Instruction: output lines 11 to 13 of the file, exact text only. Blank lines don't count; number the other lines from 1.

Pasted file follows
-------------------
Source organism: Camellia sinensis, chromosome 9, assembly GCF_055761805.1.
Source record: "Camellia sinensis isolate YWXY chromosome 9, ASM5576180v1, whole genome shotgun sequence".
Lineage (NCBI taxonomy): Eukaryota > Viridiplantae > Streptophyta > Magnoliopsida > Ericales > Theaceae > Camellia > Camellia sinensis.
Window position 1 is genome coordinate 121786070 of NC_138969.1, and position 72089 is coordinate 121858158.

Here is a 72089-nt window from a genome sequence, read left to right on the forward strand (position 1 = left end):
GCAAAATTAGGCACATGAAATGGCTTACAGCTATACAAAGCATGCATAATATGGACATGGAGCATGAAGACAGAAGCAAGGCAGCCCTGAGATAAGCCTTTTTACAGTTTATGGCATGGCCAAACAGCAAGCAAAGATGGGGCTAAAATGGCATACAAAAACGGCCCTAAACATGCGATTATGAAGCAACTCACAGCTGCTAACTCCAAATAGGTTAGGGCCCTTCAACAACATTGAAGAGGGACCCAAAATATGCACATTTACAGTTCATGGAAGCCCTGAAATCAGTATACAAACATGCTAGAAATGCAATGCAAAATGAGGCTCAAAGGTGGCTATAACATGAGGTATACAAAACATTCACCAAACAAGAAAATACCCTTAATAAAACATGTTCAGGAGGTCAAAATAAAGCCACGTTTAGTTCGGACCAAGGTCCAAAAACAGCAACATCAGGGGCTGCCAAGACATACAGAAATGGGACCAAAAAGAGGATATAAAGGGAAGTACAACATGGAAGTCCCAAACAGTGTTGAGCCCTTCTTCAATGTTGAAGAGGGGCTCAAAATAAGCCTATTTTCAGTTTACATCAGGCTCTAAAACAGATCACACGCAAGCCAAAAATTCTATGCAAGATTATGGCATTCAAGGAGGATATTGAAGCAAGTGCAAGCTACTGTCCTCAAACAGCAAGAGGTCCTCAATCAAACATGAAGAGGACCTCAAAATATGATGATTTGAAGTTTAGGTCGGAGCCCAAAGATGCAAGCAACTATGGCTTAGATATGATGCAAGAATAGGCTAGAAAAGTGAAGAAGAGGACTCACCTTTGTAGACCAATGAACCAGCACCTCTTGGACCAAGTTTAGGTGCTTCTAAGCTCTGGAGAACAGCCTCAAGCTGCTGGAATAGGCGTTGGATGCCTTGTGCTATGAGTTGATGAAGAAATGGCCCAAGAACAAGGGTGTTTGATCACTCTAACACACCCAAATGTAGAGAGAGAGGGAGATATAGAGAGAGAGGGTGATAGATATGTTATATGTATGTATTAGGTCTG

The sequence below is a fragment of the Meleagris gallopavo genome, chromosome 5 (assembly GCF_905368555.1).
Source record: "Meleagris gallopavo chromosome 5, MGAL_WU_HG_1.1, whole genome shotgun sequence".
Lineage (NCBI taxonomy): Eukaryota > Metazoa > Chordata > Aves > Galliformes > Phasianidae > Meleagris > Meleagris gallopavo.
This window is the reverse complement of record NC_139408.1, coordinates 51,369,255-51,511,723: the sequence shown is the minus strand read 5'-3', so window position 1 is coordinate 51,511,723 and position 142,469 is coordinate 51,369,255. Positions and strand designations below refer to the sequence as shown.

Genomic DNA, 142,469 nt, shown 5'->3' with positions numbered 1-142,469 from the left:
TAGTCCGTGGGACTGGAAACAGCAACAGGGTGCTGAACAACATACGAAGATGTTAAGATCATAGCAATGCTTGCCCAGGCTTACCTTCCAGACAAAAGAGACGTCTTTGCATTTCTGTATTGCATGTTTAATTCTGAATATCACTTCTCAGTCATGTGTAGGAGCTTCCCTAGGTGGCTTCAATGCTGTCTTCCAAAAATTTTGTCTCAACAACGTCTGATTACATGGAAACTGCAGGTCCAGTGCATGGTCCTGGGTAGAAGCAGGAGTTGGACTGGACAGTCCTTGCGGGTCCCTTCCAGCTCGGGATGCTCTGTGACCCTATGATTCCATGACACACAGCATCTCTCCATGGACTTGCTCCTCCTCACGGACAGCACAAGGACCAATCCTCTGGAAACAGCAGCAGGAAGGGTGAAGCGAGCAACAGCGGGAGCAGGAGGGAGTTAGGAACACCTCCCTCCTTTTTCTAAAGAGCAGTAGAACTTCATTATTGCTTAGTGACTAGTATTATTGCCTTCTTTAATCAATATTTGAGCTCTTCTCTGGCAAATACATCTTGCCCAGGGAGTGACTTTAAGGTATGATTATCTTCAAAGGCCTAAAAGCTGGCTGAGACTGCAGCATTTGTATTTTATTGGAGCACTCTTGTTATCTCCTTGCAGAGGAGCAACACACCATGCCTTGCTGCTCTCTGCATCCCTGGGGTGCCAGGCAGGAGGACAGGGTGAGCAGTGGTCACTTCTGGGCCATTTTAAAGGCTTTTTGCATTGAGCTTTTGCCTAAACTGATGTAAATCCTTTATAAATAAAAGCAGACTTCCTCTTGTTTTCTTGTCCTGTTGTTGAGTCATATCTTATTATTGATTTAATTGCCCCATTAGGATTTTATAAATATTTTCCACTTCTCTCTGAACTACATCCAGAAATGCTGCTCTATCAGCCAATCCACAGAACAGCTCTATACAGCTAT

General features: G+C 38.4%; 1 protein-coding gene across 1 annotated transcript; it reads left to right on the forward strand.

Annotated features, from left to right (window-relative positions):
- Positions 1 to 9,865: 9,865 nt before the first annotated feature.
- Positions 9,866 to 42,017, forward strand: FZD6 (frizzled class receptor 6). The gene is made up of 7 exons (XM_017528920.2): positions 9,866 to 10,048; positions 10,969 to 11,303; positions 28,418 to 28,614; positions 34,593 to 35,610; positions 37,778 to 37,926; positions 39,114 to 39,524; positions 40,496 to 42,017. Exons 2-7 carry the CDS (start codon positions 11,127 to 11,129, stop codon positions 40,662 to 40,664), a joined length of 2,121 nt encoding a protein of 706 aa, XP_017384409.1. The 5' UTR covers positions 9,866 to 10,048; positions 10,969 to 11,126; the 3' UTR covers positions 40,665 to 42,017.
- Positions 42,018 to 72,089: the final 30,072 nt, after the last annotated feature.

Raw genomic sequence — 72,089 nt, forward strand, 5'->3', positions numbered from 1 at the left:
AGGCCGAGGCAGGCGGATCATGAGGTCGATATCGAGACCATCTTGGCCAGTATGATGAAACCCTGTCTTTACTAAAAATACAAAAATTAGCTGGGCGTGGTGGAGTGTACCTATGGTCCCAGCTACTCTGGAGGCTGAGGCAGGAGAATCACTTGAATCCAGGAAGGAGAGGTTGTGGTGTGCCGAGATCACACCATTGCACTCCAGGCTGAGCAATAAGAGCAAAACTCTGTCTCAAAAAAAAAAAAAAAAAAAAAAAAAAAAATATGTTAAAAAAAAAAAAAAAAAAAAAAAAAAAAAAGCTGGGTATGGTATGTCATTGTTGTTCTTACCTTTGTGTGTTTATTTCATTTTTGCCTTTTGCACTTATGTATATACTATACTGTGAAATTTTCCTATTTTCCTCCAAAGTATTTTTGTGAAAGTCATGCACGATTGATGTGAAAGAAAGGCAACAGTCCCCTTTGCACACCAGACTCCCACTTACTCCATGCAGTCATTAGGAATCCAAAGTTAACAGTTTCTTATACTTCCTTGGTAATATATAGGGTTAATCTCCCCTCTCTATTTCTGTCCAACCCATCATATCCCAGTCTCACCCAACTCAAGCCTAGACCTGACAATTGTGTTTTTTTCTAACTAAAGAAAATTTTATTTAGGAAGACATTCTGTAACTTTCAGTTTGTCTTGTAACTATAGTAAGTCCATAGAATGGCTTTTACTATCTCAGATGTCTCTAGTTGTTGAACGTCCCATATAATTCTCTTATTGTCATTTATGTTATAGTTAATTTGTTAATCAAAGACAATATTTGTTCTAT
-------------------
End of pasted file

Genomic DNA, 142,469 nt, shown 5'->3' with positions numbered 1-142,469 from the left:
TAGTCCGTGGGACTGGAAACAGCAACAGGGTGCTGAACAACATACGAAGATGTTAAGATCATAGCAATGCTTGCCCAGGCTTACCTTCCAGACAAAAGAGACGTCTTTGCATTTCTGTATTGCATGTTTAATTCTGAATATCACTTCTCAGTCATGTGTAGGAGCTTCCCTAGGTGGCTTCAATGCTGTCTTCCAAAAATTTTGTCTCAACAACGTCTGATTACATGGAAACTGCAGGTCCAGTGCATGGTCCTGGGTAGAAGCAGGAGTTGGACTGGACAGTCCTTGCGGGTCCCTTCCAGCTCGGGATGCTCTGTGACCCTATGATTCCATGACACACAGCATCTCTCCATGGACTTGCTCCTCCTCACGGACAGCACAAGGACCAATCCTCTGGAAACAGCAGCAGGAAGGGTGAAGCGAGCAACAGCGGGAGCAGGAGGGAGTTAGGAACACCTCCCTCCTTTTTCTAAAGAGCAGTAGAACTTCATTATTGCTTAGTGACTAGTATTATTGCCTTCTTTAATCAATATTTGAGCTCTTCTCTGGCAAATACATCTTGCCCAGGGAGTGACTTTAAGGTATGATTATCTTCAAAGGCCTAAAAGCTGGCTGAGACTGCAGCATTTGTATTTTATTGGAGCACTCTTGTTATCTCCTTGCAGAGGAGCAACACACCATGCCTTGCTGCTCTCTGCATCCCTGGGGTGCCAGGCAGGAGGACAGGGTGAGCAGTGGTCACTTCTGGGCCATTTTAAAGGCTTTTTGCATTGAGCTTTTGCCTAAACTGATGTAAATCCTTTATAAATAAAAGCAGACTTCCTCTTGTTTTCTTGTCCTGTTGTTGAGTCATATCTTATTATTGATTTAATTGCCCCATTAGGATTTTATAAATATTTTCCACTTCTCTCTGAACTACATCCAGAAATGCTGCTCTATCAGCCAATCCACAGAACAGCTCTATACAGCTAT

General features: G+C 38.4%; 1 protein-coding gene across 1 annotated transcript; it reads left to right on the forward strand.